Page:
Poblano peppers are a very mild chili originating in the state of Puebla, Mexico. One of the most popular peppers grown in Old Mexico, the plant of the species Capsicum is multi-stemmed, and can reach to 25 inches in height. The pod itself is about 3 to 6 inches long, and about 2 to 3 inches wide. An immature poblano chile is dark green or purplish green, but eventually turns a red so dark as to be nearly brown or black. It can be prepared a number of ways including dried, coated in whipped egg and fried, stuffed, or in mole sauces. It is particularly popular during the Mexican independence festivities of mid September, as part of a sophisticated dish called Chile en Nogada. This very well may be considered as one of Mexico's most symbolic dishes.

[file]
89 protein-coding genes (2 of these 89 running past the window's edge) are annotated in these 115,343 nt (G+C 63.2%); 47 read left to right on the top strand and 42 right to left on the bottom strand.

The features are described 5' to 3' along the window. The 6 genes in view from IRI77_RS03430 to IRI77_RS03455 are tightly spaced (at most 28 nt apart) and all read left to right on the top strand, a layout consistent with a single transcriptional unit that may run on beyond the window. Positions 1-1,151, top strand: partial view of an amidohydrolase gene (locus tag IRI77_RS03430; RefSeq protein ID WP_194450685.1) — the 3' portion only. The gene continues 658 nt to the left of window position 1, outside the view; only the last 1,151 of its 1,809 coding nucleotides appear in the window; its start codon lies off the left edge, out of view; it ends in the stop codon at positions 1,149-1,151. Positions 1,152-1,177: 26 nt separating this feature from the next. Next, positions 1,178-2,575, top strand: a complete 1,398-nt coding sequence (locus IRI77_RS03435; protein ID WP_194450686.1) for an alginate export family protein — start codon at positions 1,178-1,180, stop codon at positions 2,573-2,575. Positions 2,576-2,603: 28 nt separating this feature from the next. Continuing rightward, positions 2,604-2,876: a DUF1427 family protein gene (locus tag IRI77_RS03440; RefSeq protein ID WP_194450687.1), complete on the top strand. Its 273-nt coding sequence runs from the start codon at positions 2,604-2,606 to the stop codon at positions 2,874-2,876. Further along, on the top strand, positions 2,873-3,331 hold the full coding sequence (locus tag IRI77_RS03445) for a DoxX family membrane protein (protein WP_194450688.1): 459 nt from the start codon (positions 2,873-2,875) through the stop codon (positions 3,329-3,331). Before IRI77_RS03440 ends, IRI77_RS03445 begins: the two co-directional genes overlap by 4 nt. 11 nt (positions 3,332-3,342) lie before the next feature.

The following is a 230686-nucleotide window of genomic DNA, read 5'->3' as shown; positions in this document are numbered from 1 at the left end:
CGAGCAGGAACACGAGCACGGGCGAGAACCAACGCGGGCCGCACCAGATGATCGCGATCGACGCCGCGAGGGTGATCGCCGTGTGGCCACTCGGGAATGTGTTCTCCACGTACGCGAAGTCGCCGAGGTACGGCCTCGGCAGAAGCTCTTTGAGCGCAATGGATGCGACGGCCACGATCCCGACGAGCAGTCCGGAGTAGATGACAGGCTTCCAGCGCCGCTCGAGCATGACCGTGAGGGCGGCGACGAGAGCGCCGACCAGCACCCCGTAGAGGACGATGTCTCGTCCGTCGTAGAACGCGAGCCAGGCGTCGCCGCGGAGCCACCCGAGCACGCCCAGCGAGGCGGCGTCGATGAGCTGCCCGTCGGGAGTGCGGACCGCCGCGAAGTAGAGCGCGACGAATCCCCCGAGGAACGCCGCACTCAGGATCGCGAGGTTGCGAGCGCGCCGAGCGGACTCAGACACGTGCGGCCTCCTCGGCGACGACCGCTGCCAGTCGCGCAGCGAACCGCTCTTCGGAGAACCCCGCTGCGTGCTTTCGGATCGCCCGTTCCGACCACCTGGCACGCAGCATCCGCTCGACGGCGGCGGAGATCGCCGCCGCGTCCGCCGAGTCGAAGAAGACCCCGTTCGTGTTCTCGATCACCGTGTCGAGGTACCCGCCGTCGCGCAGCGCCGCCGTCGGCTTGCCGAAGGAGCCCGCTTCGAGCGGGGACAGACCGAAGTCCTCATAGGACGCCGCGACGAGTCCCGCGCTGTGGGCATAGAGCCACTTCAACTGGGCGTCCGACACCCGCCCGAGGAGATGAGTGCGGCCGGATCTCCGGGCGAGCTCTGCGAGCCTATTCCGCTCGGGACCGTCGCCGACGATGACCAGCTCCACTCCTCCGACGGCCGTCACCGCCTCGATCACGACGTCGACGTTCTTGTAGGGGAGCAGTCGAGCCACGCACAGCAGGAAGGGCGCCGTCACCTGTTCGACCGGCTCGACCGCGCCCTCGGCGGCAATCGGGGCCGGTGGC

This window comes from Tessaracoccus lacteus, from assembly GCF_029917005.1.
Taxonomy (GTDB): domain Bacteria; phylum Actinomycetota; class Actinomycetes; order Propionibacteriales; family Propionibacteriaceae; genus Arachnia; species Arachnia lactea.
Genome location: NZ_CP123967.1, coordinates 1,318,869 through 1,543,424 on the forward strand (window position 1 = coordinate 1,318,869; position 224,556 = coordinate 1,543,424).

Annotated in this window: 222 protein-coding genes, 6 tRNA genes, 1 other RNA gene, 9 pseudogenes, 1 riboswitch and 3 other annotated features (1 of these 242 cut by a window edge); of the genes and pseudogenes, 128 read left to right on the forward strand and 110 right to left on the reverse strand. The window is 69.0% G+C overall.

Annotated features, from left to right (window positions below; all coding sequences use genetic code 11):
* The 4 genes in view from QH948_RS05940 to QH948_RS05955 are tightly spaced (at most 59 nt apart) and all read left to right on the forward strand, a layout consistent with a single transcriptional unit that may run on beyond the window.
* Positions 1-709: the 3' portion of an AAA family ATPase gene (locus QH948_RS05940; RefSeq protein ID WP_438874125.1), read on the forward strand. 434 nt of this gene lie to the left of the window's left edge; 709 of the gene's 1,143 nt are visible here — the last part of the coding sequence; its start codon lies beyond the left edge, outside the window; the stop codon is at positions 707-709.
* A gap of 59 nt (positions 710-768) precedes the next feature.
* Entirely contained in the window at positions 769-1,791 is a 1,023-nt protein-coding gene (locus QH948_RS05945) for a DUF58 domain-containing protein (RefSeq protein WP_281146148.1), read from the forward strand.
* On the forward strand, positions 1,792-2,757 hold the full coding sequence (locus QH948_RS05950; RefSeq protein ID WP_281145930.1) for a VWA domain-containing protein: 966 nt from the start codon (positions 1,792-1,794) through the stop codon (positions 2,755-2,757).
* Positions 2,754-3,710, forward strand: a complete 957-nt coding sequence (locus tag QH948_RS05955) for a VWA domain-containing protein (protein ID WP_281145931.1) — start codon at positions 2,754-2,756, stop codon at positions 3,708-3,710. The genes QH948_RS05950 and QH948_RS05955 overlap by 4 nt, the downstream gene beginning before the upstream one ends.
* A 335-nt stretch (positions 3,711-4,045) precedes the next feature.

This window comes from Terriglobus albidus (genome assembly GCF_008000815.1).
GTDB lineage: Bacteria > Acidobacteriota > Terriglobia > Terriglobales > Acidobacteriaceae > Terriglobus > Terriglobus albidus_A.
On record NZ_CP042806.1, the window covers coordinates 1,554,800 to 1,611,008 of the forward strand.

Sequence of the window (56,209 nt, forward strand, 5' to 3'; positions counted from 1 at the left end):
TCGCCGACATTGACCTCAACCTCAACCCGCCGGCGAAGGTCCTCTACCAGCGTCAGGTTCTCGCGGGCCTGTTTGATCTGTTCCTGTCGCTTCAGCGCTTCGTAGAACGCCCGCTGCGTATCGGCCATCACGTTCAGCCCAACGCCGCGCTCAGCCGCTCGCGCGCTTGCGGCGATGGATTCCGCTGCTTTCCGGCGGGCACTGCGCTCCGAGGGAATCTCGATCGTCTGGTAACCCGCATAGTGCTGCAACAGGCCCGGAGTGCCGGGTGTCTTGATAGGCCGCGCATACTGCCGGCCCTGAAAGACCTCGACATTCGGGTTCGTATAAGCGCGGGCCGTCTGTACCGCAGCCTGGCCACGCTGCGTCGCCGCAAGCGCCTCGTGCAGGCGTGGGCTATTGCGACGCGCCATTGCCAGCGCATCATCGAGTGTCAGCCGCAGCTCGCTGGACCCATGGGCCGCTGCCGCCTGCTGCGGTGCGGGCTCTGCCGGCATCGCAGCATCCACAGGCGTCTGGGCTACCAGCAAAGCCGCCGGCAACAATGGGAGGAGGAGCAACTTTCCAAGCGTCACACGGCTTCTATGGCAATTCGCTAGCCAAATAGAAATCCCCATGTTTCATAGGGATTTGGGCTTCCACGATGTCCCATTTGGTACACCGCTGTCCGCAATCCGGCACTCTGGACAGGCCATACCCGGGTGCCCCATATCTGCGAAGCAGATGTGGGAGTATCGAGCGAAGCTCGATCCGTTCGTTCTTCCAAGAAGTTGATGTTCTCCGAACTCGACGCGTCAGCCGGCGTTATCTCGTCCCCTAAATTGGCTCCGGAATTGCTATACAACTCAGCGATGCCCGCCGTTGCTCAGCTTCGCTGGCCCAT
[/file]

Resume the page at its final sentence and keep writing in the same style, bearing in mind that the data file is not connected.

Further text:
After being roasted and peeled (which helps improve texture by removing the waxy skin), it can be preserved by either canning or freezing. Storing Poblanos in air-tight containers also works for several months.
When dried, this pepper becomes a broad, flat, heart-shaped pod called an Ancho chile (meaning "wide" in Spanish), often ground into a powder used for flavoring recipes.
Flavorful poblano chile peppers have a heat range between 1,000 to 2,000 Scoville Units.